Divest Carleton specifically prepared arguments related to the fiduciary responsibility of Board members. The fiduciary responsibility of the college was discussed in the letter explaining the Board’s decision against divestment in 2015.

“We talked about it from a marketing standpoint. Is it more appealing to donors to donate to Carleton if they divested, or is it scary and unappealing because then Carleton’s investments could be more at risk?” said Tucker.

Tucker cited the recent decrease in senior gift giving as support for the former. Each year, Divest Carleton emails members of the senior class to ask them to withhold their senior gift to the endowment. Traditionally, the senior gift is the first time alumni donate to the college. In 2014, 61 percent of students contributed a senior gift, but in 2016, only 29 percent of seniors donated.

In an email to The Carletonian, Weitz said, “I personally feel very good about giving to Carleton and I feel a little sad that some alums have felt the need to reduce or even stop giving to the College simply because it has not divested.  But the Trustees and the College understand that giving is a personal choice for each of us, and I don’t feel as if I should argue with any potential donor about her or his giving decisions.”

Yet, members of Divest Carleton defend their request that students withhold their senior gift to the endowment as a moral issue. Price-Lazarus believes that Board members and Divest Carleton members have fundamentally different morals.

“I wouldn’t say that we were always arguing on the same plane,” said Price-Lazarus. “I think we have some different morals or social values that aren’t being reciprocated or understood fully by members of the Board of Trustees, who are really focused on that fiduciary responsibility or on making sure the college gets donors or whatever that interest might be.”

Both Poskanzer and Weitz followed up on the meeting with an email to thank members of Divest Carleton for their arguments. Weitz told Divest Carleton members that he agrees with their concern over global warming.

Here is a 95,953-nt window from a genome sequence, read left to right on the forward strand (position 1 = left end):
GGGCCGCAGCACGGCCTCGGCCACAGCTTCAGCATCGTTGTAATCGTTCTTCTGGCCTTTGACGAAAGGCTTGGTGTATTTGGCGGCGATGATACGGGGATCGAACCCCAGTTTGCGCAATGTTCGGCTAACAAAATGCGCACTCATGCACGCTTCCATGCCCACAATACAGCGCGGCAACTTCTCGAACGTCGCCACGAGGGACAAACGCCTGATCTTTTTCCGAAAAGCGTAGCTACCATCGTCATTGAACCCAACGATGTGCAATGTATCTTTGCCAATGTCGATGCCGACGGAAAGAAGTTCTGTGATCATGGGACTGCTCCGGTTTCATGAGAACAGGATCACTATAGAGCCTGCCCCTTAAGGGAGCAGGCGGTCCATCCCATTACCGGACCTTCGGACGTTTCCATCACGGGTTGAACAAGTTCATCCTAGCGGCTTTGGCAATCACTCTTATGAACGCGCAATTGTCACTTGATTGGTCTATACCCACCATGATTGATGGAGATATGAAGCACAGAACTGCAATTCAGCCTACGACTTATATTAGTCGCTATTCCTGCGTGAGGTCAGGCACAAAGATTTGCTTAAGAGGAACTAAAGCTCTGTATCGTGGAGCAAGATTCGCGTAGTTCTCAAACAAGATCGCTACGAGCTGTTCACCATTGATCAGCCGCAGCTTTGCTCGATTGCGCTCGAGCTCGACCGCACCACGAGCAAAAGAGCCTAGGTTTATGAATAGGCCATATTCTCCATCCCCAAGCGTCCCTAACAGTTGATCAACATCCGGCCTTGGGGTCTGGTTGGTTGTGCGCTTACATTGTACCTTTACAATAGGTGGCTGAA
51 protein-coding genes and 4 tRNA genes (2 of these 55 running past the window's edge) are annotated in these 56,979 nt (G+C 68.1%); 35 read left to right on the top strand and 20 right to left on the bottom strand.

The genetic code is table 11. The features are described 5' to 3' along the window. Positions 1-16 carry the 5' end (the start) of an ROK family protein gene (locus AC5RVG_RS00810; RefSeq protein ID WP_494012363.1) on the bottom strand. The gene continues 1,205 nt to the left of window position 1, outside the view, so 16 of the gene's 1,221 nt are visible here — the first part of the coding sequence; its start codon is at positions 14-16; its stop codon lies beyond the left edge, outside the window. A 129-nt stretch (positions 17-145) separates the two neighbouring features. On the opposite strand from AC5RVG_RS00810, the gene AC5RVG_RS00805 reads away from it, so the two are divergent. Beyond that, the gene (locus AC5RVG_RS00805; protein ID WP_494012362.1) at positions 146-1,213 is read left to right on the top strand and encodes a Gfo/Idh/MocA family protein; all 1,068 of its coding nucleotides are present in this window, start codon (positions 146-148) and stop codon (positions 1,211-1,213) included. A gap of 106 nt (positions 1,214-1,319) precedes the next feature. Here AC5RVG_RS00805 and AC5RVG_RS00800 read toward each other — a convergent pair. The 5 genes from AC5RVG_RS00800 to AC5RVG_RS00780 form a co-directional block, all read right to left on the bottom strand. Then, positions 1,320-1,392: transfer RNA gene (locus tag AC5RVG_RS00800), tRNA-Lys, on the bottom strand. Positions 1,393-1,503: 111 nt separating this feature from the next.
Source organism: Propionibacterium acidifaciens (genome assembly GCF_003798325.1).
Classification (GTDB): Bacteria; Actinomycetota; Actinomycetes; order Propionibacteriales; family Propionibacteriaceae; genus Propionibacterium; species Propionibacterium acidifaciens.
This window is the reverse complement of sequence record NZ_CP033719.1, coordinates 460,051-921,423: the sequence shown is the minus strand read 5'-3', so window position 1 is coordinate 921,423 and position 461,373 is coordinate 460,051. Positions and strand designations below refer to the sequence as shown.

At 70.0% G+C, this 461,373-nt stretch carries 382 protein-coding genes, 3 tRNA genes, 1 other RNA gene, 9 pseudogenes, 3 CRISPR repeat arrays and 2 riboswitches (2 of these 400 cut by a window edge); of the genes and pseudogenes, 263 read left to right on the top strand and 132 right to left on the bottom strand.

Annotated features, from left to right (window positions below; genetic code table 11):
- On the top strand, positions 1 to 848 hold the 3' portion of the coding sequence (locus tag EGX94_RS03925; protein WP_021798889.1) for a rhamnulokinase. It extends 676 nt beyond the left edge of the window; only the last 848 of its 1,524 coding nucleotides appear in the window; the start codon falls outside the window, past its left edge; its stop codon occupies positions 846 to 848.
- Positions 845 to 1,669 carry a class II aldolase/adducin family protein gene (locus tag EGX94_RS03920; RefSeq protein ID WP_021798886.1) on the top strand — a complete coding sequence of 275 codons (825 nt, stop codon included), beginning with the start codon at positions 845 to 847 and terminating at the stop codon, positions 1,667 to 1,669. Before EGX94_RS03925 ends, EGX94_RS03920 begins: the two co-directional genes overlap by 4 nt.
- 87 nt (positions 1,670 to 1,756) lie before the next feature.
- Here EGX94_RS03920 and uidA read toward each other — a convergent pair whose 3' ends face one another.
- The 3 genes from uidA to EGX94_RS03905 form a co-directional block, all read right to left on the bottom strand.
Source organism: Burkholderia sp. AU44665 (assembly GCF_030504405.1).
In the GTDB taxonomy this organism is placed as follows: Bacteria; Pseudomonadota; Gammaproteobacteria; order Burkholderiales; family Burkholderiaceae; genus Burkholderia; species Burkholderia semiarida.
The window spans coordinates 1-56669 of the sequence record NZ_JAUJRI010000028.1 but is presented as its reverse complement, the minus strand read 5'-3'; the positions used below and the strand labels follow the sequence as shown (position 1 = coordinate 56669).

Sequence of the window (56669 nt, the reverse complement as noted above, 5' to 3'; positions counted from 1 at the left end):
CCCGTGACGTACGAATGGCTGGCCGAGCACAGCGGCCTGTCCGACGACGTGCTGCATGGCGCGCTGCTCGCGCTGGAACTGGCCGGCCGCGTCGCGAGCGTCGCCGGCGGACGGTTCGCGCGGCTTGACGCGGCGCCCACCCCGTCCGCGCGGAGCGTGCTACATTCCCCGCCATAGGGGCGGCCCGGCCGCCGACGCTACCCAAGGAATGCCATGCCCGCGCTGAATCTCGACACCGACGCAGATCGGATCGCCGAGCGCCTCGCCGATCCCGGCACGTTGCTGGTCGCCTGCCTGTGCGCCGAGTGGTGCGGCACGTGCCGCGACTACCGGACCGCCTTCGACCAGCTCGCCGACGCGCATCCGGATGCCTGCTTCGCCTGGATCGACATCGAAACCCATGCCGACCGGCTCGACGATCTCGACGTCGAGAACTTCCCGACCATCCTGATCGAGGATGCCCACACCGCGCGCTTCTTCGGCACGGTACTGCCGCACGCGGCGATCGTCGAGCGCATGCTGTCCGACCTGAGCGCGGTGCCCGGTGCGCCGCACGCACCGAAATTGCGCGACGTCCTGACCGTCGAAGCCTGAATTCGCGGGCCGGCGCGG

“Thanks to all seven of you [Divest Carleton members] for your passion for a cause (protecting the planet) that I (and the rest of the board) agree with completely. I know it is really frustrating to continue to hear ‘Yes, but…’ from us. I have no suggestions for how to get us completely onto the same page, but for what it’s worth, talking with you reinforces my faith in Carleton students and my enthusiasm for helping support the college,” said Weitz in the email.

Weitz shared a similar sentiment with The Carletonian. “I doubt that either side was persuaded to change positions, but hopefully the students felt heard and have a better understanding that our disagreement is over the wisdom and consequences of divestment as a strategy rather than the ultimate goal of protecting the planet.”

As a result of the meeting with Board members, Price-Lazarus feels that dialogue has been reopened.

“I have a reinvested interest in being a part of this movement because I know that it’s not dead. It’s confirmation that discussions will continue, and whether we will divest is another question,” said Price-Lazarus.

Carleton’s direct holdings in fossil fuels have shrunk in the past three years, according to Price-Lazarus. On Dec. 31, 2016, Carleton had just over $1 million invested in fossil fuel companies. It is unclear what has spurred the recent decrease in fossil fuel investments.